American Pet Spending of $41 billion is Greater Than the GNP of All But 64 Countries

Americans spend a ridiculous amount on their Pets and that amount is only increasing. What does that say about us and our country?

I recently asked an acquaintance how she was doing and she replied, "Okay, Ralphie is in chemo and it's been a really tough couple of weeks."  I didn't realize her husband had cancer and when I questioned her further, she clarified, "Ralphie is my dog."  I felt relieved that it was her dog, not her husband, but the conversation left me with a unsettled feeling.  A dog in chemo? 

That feeling blossomed this morning when I read an article in Business Week entitled The "Pet Economy."  The article states that Americans spend $41 billion per year on their pets, more than the GNP of all but 64 countries.  They pay for surgery to make their pets anatomically correct after neutering (it's called Neuticales, a patented testicular implant), they splurge on designer clothing, gourmet food, medicine and hire people to pick up their pet's poop.  In many cases, pets are living better than many of the people I know.  There are now special diet programs for pets who have gotten too fat on all of the designer food.

This is ridiculous and speaks to the moral and material confusion of the United States.  I'm not a left-wing liberal but even I can see the irony of overfat, medically well-treated pets in a country where people are without adequate nutrition and health care coverage.  Or what about the appalling lack of human living conditions in countries across the world?  Is someone able to shut out the suffering of others so that Fluffy can have a gourmet meal and a luxury bath?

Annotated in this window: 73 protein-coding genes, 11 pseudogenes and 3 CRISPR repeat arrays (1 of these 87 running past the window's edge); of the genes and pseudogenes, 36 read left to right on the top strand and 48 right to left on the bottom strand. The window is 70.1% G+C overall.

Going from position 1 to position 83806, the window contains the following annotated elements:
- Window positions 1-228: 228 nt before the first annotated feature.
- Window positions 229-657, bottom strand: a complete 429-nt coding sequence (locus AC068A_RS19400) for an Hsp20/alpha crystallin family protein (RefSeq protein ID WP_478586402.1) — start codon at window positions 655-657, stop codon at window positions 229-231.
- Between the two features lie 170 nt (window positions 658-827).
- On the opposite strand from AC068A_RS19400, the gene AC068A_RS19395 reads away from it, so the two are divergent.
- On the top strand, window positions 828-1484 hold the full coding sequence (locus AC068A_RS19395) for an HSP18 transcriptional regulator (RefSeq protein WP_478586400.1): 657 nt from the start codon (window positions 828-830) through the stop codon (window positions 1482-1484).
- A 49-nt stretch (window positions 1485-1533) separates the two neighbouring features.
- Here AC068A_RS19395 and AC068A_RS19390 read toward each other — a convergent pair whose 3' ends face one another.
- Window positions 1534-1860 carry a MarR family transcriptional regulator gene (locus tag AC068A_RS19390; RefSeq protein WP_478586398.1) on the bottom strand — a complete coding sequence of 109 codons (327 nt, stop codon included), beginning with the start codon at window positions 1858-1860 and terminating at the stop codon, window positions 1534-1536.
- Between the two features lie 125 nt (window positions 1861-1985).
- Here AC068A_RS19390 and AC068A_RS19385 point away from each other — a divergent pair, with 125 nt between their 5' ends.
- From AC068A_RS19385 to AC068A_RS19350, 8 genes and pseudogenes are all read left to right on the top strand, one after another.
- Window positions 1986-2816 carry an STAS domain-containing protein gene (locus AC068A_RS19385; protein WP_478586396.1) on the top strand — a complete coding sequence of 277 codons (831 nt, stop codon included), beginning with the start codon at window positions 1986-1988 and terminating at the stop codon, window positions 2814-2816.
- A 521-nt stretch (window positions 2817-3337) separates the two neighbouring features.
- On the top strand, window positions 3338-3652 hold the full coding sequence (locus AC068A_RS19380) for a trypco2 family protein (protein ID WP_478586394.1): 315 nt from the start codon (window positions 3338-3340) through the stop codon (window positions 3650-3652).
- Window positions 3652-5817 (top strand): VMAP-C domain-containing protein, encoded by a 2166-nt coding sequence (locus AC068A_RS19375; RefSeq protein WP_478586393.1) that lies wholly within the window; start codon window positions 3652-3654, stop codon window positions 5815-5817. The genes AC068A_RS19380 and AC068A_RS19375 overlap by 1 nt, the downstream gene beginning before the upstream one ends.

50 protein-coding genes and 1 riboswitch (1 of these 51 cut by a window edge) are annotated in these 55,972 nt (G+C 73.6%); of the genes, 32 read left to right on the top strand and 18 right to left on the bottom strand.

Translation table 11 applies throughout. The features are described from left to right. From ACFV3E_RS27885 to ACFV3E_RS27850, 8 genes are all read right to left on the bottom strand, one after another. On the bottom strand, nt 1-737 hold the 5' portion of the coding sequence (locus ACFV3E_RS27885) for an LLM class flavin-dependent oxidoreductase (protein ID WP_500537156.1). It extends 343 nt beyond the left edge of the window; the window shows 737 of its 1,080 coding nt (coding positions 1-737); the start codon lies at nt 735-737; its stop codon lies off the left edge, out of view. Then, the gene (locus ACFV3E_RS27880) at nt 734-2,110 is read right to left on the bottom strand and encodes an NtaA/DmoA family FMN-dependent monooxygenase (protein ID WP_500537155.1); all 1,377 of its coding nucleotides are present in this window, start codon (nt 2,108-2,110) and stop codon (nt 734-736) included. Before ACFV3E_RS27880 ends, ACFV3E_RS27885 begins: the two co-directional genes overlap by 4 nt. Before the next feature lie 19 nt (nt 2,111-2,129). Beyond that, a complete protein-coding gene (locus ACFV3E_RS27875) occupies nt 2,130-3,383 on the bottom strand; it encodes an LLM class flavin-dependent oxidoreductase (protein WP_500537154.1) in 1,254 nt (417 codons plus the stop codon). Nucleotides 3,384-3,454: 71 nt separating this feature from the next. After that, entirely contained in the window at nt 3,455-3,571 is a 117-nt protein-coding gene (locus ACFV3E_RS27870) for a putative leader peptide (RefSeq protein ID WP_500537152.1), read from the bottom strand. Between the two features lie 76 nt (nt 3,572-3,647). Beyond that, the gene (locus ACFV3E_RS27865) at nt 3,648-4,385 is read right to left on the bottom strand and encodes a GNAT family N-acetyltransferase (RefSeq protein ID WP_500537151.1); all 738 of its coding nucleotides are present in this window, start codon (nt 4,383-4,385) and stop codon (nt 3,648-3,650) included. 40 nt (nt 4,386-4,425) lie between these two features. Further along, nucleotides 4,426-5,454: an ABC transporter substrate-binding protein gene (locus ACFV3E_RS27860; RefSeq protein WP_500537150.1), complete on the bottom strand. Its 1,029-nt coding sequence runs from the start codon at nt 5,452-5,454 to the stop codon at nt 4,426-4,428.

Here's what I would recommend we do.  Tax all pet products.  If you want to buy your dog a gold encased bath, or Polo clothing, or expensive medicine - fine.  But it should all be heavily taxed and the funds used to help provide proper nutrition and medical care to people in the United States and across the world who are without.

Sol Nasisi
Sol Nasisi: Sol Nasisi is the co-founder and a past president of BestCashCow, an online resource for comprehensive bank rate information. In this capacity, he closely followed rate trends for all savings-related and loan products and the impact of rate fluctuations on the economy. He specifically focused on how rates impact consumers' ability to borrow and save. He also has authored a wee

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  • Anonymous

    July 31, 2007

    I tend to agree. I don't know about taxing pet items but there does seem to be some kind of disconnect. I think we should respect and treat our pets well, but we don't need to treat them like humans, or even better.

  • Anonymous

    July 31, 2007

    I think that is a great idea to tax these products to benefit poorer Americans. Taxes can realign a society's priorities and ours are out-of-whack if we are spending so much on these products. I however disagree with sending money to the world's poor. We are already doing that through the UN and it is just winding up in some Swiss bank accounts of some wealthy dictators.

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